When I talked to the second couple, again I was but a small part. There was no animosity, just hurt from something that I wasn’t part of and could never have affected. I was only a secondary issue, and this couple didn’t WANT me to feel like I was the problem so they just left quietly so as not to cause problems and hurt my feelings. I wish the process had been a little less abrupt and the timing better, but again they will be serving Christ in another place that doesn’t have the same hurt attached. God’s kingdom has not been hurt one bit, and my angst was misplaced. (note to self: don’t take things personally)

So I needed to stress less about issues over which I have no control and not all of the facts; instead I need to focus more about making sure I was shepherding all of the other areas of my ministry, taking care of the sick and hurting. I needed to focus on the marriage counseling and hospital visits and sermon preparation and growth of the people in our congregation, and our heart to reach out to those outside of our four walls.
I also realized that, now that I have been in my ministry for two years, that it is a good time for spiritual attack. Real, significant ministry doesn’t start until a pastor has been somewhere for two years, and I just passed that mark at my church. This would be an excellent time for Satan to attack my confidence and commitment to my pastorate, to tear down what God is doing and make me want to quit. Especially after learning that what I was taking personally wasn’t so personal, the spiritual attack (if there was one) was internal to me and not external to our church family.

Once I realized those two big lessons, my whole perspective changed. I have a renewed focus on God’s kingdom instead of my own, and a reminder that this time in my ministry is a critical time for seeing God at work and being part of it. My frustration toward those families is completely reversed, and I have been praying that God would bless them in their new home and with their new service in His kingdom. That alone has been worth the price of the bumpy ride.

Maybe this was a spiritual attack, and if so there is nothing to do but trust God and ask Him for shelter and protection. I am not one to see Satan under every nook and cranny, but if this is, then fortunately for me God made the lesson clear too soon for any real damage to be done. Tailspin averted, ship righted, mission recommitted to.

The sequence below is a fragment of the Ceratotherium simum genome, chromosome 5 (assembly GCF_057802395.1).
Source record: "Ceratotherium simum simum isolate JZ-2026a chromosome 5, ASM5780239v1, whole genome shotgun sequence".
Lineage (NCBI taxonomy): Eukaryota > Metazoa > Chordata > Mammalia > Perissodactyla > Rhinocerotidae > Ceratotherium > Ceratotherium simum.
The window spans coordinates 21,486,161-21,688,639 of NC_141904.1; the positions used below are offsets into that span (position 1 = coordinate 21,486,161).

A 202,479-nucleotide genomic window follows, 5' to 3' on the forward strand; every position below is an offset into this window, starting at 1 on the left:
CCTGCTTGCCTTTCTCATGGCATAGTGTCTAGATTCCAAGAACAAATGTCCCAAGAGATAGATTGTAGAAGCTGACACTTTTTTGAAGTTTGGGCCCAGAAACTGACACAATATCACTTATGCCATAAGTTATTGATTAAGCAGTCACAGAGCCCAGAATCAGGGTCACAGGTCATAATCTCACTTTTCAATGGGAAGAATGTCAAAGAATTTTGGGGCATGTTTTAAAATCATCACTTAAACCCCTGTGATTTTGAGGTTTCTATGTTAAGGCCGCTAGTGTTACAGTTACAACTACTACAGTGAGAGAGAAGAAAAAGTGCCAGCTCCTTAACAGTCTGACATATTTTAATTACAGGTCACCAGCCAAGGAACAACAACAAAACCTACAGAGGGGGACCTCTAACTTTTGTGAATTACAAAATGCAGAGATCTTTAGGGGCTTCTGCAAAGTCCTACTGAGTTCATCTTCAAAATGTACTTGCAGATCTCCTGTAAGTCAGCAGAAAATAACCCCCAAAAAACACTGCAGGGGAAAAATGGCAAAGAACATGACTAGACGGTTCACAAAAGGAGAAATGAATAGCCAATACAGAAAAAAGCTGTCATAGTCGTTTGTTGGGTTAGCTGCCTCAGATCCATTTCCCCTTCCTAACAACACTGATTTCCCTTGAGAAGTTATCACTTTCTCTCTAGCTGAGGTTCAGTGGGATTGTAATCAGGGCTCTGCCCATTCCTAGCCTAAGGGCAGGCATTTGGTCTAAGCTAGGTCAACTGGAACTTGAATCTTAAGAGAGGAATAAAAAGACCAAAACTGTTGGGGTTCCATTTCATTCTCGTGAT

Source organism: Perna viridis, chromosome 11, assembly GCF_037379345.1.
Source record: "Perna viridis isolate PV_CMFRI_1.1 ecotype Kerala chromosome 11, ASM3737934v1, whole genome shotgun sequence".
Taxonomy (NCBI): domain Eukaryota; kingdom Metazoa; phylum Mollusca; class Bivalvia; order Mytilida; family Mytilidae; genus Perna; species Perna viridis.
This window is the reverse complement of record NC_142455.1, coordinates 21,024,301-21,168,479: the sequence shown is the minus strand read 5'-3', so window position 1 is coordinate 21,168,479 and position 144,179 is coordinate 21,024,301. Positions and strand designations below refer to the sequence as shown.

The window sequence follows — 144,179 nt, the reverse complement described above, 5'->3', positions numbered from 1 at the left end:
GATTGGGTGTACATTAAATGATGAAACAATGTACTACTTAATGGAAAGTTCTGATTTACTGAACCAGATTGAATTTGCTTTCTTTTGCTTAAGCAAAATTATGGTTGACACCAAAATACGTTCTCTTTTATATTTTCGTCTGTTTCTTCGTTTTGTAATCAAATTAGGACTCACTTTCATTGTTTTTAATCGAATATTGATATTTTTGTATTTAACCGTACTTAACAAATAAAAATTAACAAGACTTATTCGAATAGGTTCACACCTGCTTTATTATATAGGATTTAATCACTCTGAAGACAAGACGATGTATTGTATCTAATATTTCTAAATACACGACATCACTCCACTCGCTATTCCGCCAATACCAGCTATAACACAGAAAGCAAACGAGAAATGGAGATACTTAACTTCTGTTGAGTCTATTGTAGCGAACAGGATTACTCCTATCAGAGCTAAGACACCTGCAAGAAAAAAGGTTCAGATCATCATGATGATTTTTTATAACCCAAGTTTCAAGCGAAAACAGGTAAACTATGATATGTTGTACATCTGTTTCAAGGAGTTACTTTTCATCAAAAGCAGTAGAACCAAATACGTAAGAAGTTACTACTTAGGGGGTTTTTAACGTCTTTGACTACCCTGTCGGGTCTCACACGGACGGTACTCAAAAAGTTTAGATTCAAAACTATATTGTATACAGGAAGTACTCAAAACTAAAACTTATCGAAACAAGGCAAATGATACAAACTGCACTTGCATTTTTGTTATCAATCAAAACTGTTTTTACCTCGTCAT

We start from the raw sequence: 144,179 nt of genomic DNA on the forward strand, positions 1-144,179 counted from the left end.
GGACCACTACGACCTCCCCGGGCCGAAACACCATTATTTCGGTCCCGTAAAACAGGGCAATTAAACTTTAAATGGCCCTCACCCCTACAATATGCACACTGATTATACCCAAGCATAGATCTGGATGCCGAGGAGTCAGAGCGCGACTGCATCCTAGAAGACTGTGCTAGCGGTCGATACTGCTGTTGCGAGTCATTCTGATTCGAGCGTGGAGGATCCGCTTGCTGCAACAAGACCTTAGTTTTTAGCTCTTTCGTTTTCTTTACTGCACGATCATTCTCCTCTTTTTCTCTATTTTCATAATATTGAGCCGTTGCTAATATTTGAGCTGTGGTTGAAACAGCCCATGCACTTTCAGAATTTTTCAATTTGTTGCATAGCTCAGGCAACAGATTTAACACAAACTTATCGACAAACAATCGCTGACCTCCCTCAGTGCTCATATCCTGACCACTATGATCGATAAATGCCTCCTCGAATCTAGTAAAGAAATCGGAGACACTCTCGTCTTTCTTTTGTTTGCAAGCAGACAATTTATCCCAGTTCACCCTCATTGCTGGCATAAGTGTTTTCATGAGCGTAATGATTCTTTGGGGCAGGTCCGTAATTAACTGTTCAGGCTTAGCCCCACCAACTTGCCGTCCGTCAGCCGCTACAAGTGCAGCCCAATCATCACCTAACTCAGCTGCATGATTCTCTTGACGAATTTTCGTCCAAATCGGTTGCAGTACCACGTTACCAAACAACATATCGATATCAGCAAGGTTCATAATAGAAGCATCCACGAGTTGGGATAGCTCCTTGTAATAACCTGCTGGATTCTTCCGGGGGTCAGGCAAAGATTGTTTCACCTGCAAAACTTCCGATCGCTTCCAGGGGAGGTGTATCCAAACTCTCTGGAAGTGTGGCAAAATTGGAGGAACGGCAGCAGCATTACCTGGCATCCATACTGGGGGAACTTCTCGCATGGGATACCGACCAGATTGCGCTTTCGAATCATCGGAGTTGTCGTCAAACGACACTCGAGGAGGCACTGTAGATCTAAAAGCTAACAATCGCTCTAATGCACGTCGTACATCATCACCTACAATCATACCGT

Maybe you’ve been through similar pains in life recently, whether in ministry or a regular job (pastoring is a highly IRREGULAR job) or with family or other relationships. If so, may this lesson that God taught me encourage you on your journey as well.
*By definition, every year MUST have one week at which the church receives its worst offering. It happens. Welcome to reality. It was just hard being THAT week.

The Kingdom of God and the Kingdom of Man, Part 3: The Case Against Political Activism

John’s note: This post was written by a good friend of mine, Tom Milton. Tom is a former Phoenix City Councilman as well as Vice Mayor, and teaches a class on Christianity and Politics at Southwestern College. I will offer a little extra insight at the end.

As Christians in America, we should fight for the Christian political agenda, right? It includes issues like opposing gay marriage, outlawing abortion, removing evolution from public schools, keeping the words “under God” in the pledge of allegiance, fighting for prayer in public schools, displaying nativity scenes anywhere we want at Christmas, and keeping the Ten Commandments posted in public places. This agenda is about winning the culture war and electing Christian men and women to public offices.

The conflict is less about this agenda and more about our means of accomplishing it.

In his book The Myth of a Christian Nation, Gregory Boyd describes a fundamental conflict relevant to the question of how Christians should be involved in politics. He describes this conflict between “the Kingdom of the Cross and the Kingdom of the Sword.”